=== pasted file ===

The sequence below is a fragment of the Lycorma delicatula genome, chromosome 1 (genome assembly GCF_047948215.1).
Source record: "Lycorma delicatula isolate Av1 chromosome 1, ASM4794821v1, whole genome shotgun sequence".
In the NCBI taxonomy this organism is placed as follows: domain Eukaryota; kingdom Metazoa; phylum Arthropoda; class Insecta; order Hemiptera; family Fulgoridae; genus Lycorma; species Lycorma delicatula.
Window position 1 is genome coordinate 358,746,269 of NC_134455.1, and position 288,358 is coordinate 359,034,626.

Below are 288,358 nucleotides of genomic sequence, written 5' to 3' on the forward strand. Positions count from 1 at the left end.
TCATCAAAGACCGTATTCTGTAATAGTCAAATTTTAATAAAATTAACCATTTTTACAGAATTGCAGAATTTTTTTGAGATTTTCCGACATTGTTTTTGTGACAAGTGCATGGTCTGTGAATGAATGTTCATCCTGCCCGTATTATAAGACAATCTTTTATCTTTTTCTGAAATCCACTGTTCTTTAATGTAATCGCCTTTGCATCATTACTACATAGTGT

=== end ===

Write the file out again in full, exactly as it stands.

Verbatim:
The sequence below is a fragment of the Lycorma delicatula genome, chromosome 1 (genome assembly GCF_047948215.1).
Source record: "Lycorma delicatula isolate Av1 chromosome 1, ASM4794821v1, whole genome shotgun sequence".
In the NCBI taxonomy this organism is placed as follows: domain Eukaryota; kingdom Metazoa; phylum Arthropoda; class Insecta; order Hemiptera; family Fulgoridae; genus Lycorma; species Lycorma delicatula.
Window position 1 is genome coordinate 358,746,269 of NC_134455.1, and position 288,358 is coordinate 359,034,626.

Below are 288,358 nucleotides of genomic sequence, written 5' to 3' on the forward strand. Positions count from 1 at the left end.
TCATCAAAGACCGTATTCTGTAATAGTCAAATTTTAATAAAATTAACCATTTTTACAGAATTGCAGAATTTTTTTGAGATTTTCCGACATTGTTTTTGTGACAAGTGCATGGTCTGTGAATGAATGTTCATCCTGCCCGTATTATAAGACAATCTTTTATCTTTTTCTGAAATCCACTGTTCTTTAATGTAATCGCCTTTGCATCATTACTACATAGTGT